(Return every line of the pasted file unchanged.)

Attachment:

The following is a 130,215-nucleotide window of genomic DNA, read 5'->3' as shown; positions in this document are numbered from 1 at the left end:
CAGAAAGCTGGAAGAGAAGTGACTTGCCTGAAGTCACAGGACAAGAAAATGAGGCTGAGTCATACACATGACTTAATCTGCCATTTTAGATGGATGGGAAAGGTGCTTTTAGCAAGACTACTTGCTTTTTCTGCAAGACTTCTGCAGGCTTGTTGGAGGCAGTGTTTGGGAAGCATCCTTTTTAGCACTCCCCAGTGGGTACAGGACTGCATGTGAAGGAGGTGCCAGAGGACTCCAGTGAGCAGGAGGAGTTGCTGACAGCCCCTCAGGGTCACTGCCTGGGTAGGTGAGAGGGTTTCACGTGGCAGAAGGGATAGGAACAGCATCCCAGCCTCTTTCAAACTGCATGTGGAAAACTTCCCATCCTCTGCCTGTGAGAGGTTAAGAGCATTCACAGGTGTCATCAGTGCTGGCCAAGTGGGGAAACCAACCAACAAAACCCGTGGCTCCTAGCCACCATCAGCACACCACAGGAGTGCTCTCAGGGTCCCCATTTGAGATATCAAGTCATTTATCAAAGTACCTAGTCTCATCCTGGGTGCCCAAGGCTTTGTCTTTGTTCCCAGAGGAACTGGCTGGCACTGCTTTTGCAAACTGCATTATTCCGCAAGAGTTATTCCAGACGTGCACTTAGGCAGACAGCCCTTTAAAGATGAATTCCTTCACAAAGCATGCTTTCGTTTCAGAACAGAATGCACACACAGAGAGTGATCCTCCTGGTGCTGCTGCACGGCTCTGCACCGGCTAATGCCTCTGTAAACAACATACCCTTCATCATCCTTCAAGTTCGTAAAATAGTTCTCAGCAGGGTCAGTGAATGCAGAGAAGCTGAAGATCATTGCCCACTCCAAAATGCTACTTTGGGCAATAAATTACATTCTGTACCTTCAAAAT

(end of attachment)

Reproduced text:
The following is a 130,215-nucleotide window of genomic DNA, read 5'->3' as shown; positions in this document are numbered from 1 at the left end:
CAGAAAGCTGGAAGAGAAGTGACTTGCCTGAAGTCACAGGACAAGAAAATGAGGCTGAGTCATACACATGACTTAATCTGCCATTTTAGATGGATGGGAAAGGTGCTTTTAGCAAGACTACTTGCTTTTTCTGCAAGACTTCTGCAGGCTTGTTGGAGGCAGTGTTTGGGAAGCATCCTTTTTAGCACTCCCCAGTGGGTACAGGACTGCATGTGAAGGAGGTGCCAGAGGACTCCAGTGAGCAGGAGGAGTTGCTGACAGCCCCTCAGGGTCACTGCCTGGGTAGGTGAGAGGGTTTCACGTGGCAGAAGGGATAGGAACAGCATCCCAGCCTCTTTCAAACTGCATGTGGAAAACTTCCCATCCTCTGCCTGTGAGAGGTTAAGAGCATTCACAGGTGTCATCAGTGCTGGCCAAGTGGGGAAACCAACCAACAAAACCCGTGGCTCCTAGCCACCATCAGCACACCACAGGAGTGCTCTCAGGGTCCCCATTTGAGATATCAAGTCATTTATCAAAGTACCTAGTCTCATCCTGGGTGCCCAAGGCTTTGTCTTTGTTCCCAGAGGAACTGGCTGGCACTGCTTTTGCAAACTGCATTATTCCGCAAGAGTTATTCCAGACGTGCACTTAGGCAGACAGCCCTTTAAAGATGAATTCCTTCACAAAGCATGCTTTCGTTTCAGAACAGAATGCACACACAGAGAGTGATCCTCCTGGTGCTGCTGCACGGCTCTGCACCGGCTAATGCCTCTGTAAACAACATACCCTTCATCATCCTTCAAGTTCGTAAAATAGTTCTCAGCAGGGTCAGTGAATGCAGAGAAGCTGAAGATCATTGCCCACTCCAAAATGCTACTTTGGGCAATAAATTACATTCTGTACCTTCAAAAT